All week long, government lawyer Carla J. Martin badgered them. She sent them 100-plus-page court transcripts. She harried them with e-mails criticizing prosecutors and fretting about the government’s image. She called them at home.
By Friday, Lynne A. Osmus had had enough. As a top security official at the Federal Aviation Administration -- and soon to be a key prosecution witness in the death penalty trial of admitted terrorist Zacarias Moussaoui -- she did not like being used to further the lawyer’s interest in making the FAA look good at the expense of telling the truth in a capital murder case.
“I didn’t want to have secret discussions with her,” she said.
Osmus showed the e-mails to prosecutors, to dramatic effect.
On Monday, the allegations of government witness tampering led the judge to postpone the trial. On Tuesday, the judge barred all testimony and evidence dealing with aviation security -- the heart of the government’s case.
On Wednesday, prosecutors asked U.S. District Judge Leonie M. Brinkema to reconsider her ruling. Transcripts of a conference call showed prosecutors told the judge that otherwise, they would have to abandon their quest to see Moussaoui executed.
“We don’t know whether it’s worth us proceeding at all, candidly, under the ruling you made,” Assistant U.S. Atty. Robert A. Spencer, the prosecution team leader, told the judge. “Without some relief, frankly, I think that there’s no point for us to go forward.”
It would be a devastating defeat in a showcase trial that has been in the making since Sept. 11, 2001. The Moussaoui case has lurched chaotically along -- with Olympian battles over the death penalty, the use of testimony from secret captives in the war on terrorism and the introduction of highly classified government material -- while the emotional defendant made repeated outbursts in court.
Its most bizarre moment came in April, when Moussaoui, a 37-year-old French citizen of Moroccan descent, unexpectedly pleaded guilty to capital murder. He said he was part of the Sept. 11 conspiracy, and that his mission was to fly a plane into the White House.
The government was determined to secure the death penalty in what is the only criminal case on U.S. soil to have emerged from the Sept. 11 attacks. Although Moussaoui was in jail the day hijackers flew four airplanes into the World Trade Center towers, the Pentagon and a field in Pennsylvania, killing more than 3,000 people, prosecutors advanced the theory that had he tipped off FBI agents, the government would have prevented the carnage.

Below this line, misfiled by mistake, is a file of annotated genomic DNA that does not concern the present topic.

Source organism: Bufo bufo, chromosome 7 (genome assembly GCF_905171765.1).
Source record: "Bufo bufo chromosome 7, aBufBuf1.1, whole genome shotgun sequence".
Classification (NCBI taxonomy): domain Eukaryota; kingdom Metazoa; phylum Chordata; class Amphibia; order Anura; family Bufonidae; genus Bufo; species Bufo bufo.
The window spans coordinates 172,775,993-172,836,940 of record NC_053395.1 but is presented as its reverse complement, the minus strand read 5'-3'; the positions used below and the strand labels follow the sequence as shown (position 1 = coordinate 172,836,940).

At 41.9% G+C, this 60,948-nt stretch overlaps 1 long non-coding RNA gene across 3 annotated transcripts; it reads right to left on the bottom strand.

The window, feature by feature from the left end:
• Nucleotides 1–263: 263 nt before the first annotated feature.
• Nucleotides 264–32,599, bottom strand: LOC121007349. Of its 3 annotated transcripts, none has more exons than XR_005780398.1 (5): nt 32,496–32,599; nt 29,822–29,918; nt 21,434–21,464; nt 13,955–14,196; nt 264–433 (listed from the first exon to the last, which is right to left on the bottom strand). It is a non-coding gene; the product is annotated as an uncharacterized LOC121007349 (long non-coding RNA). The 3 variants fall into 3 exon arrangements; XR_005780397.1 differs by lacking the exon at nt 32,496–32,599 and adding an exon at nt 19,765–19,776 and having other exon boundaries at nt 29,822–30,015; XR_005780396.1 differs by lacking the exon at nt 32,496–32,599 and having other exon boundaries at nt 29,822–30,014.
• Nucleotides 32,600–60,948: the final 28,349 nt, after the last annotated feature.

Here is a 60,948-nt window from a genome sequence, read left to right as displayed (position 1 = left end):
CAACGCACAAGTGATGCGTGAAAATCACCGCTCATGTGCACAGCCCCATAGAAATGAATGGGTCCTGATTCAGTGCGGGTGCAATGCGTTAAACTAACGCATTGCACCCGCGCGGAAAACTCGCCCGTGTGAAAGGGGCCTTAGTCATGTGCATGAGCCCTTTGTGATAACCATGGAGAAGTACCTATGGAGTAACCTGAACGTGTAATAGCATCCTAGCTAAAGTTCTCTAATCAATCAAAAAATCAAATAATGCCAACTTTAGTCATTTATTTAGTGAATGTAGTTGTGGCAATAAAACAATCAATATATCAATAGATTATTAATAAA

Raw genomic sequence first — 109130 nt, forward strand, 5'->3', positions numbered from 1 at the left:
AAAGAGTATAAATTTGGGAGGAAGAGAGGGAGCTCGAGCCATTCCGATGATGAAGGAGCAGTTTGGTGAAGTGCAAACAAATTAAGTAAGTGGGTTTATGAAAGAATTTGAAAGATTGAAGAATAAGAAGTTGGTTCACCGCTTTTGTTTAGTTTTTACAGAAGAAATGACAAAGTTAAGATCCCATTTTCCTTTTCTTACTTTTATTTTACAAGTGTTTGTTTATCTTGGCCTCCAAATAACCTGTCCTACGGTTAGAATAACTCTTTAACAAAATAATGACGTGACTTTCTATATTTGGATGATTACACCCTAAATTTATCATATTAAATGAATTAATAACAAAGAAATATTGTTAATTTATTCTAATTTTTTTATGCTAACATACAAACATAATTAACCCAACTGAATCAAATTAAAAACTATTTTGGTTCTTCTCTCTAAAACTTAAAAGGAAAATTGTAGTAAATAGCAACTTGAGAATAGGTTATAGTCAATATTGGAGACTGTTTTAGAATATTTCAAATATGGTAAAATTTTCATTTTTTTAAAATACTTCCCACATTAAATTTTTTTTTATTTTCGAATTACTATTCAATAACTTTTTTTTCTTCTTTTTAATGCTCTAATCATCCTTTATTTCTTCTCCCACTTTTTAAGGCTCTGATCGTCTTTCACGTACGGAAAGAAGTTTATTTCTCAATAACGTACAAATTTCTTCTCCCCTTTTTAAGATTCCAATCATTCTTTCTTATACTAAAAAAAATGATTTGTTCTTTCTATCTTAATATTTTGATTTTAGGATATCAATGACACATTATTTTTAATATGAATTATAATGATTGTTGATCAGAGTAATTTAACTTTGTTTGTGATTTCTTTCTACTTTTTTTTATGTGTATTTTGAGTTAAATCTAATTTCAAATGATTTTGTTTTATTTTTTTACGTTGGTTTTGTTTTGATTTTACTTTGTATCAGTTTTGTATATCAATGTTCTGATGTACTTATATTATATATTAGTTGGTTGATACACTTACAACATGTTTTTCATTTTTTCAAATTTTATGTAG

That was the issue facing jurors when testimony began last week in Moussaoui’s sentencing trial, the culmination of a years-long, government-wide effort. Scores of government agents and attorneys had interviewed thousands of witnesses and pored over millions of documents, prosecutors recalled Wednesday in pleading with the judge to reverse herself.
One of those lawyers was Martin.
“In this sea of government attorneys and agents who have assiduously played by the rules, Ms. Martin stands as the lone miscreant,” the prosecutors wrote.
Martin, 51, a onetime airline attendant who found a second career as a lawyer, had worked for the FAA since the early 1990s. Her first big case was the Lockerbie trial, in which the families of the victims in the Libyan terrorist explosion aboard Pan Am Flight 103 sued the airline for negligence.
Her job then was to protect government secrets -- information about airline security -- from entering the trial’s public record. By all accounts, she did her job zealously.
“Her role was to make sure names, dates and places that would be dangerous if publicized were kept out of view,” said James P. Kreindler, a New York lawyer who represented families in the case. “For 13 weeks, she was in the courtroom every day. Every so often she would ask the judge to please clear the courtroom.”
Moving from the FAA to the newly formed Transportation Security Administration, Martin did civil work and had little or no trial experience, former colleagues said.
“She spent over a decade fiercely protecting from disclosure sensitive security information,” said one former co-worker who spoke on condition of anonymity because, he said, he did not want to publicly criticize Martin. “That’s her niche, to represent her agency, to shield their classified information. She served the niche well, but often at the expense of collegiality and professionalism.”
In the Moussaoui case, Kreindler said, Martin’s role “was as a traffic cop scheduling appearances. She’s not a trial lawyer,” he said. “Her role was to get people there at the right time.”
In February, Brinkema issued an order mandating that witnesses were not to follow trial proceedings in the press or read trial transcripts before being called to testify. Martin was there when the order was discussed in court, the judge and prosecutors have said; it also was posted on the court’s website.